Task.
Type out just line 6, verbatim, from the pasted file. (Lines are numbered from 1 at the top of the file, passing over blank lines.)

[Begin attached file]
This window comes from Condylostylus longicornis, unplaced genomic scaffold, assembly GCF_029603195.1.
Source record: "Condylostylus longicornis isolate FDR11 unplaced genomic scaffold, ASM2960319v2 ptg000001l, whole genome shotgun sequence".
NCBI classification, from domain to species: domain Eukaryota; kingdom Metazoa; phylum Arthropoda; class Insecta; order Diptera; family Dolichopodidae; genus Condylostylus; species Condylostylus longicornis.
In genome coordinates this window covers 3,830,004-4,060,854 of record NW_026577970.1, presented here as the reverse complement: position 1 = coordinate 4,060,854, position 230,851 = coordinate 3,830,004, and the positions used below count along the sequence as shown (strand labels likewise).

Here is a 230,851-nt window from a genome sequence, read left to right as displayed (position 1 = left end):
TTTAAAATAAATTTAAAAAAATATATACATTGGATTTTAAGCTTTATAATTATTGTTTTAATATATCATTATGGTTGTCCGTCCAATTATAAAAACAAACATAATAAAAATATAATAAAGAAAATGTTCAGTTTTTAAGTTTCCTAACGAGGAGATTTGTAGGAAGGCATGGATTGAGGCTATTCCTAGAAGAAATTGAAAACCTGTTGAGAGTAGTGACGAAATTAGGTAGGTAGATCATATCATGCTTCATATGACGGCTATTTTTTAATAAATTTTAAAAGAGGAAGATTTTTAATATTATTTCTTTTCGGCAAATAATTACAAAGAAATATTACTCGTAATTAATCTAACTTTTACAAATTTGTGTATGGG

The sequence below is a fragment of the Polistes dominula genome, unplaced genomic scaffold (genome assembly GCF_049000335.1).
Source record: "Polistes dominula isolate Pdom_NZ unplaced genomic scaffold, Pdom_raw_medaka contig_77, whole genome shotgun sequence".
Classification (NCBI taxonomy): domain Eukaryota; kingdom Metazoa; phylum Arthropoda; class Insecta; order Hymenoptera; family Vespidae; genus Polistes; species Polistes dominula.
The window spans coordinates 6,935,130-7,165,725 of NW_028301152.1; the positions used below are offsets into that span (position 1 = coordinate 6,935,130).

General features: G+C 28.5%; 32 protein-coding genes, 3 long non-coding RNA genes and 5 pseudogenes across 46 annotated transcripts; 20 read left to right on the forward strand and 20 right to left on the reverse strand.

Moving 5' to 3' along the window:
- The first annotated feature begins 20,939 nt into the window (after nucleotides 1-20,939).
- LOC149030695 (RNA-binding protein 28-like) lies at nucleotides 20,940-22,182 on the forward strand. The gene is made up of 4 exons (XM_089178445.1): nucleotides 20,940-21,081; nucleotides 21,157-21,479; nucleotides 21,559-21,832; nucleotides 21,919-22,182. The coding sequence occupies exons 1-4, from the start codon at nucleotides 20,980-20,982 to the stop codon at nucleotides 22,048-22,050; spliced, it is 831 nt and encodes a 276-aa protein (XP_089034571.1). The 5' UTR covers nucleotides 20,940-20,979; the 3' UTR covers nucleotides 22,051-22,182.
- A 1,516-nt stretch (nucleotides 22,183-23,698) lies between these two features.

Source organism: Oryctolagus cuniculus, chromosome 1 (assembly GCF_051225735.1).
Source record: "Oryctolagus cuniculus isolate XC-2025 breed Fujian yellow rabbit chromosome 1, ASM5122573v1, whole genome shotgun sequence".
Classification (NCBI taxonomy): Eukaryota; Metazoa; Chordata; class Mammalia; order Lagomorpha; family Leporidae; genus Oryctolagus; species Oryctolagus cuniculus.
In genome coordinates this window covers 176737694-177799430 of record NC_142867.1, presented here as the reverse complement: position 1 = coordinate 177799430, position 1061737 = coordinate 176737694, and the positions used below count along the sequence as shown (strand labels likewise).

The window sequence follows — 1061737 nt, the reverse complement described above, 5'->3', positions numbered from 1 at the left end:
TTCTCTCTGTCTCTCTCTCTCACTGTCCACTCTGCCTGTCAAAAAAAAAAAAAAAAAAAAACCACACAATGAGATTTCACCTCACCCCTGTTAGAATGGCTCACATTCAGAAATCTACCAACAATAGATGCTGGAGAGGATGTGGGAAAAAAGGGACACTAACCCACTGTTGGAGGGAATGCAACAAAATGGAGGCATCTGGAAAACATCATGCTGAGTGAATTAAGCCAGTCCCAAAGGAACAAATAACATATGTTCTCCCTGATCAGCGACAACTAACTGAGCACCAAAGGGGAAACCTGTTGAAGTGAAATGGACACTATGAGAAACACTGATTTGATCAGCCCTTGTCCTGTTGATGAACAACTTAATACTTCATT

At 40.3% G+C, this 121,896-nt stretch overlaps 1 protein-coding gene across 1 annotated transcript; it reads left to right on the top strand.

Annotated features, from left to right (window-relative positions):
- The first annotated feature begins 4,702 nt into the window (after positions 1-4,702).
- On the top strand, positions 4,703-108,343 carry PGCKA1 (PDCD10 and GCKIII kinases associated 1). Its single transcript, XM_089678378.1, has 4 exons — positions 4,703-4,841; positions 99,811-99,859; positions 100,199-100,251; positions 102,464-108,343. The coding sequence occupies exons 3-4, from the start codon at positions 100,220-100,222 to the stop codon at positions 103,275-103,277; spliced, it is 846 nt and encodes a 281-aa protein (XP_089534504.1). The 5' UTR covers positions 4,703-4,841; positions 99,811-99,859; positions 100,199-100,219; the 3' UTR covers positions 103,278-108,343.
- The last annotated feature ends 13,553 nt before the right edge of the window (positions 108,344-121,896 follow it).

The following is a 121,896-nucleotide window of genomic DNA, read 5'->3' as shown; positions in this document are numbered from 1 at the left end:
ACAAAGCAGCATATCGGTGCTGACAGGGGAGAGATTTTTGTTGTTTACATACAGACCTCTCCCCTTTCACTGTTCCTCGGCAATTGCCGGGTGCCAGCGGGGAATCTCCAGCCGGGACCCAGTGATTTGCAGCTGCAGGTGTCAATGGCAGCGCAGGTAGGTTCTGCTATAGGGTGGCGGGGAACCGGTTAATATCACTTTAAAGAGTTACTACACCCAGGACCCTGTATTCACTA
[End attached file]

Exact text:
TTTAAAATAAATTTAAAAAAATATATACATTGGATTTTAAGCTTTATAATTATTGTTTTAATATATCATTATGGTTGTCCGTCCAATTATAAAAACAAACATAATAAAAATATAATAAAGAAAATGTTCAGTTTTTAAGTTTCCTAACGAGGAGATTTGTAGGAAGGCATGGATTGAGGCTATTCCTAGAAGAAATTGAAAACCTGTTGAGAGTAGTGACGAAATTAGGTAGGTAGATCATATCATGCTTCATATGACGGCTATTTTTTAATAAATTTTAAAAGAGGAAGATTTTTAATATTATTTCTTTTCGGCAAATAATTACAAAGAAATATTACTCGTAATTAATCTAACTTTTACAAATTTGTGTATGGG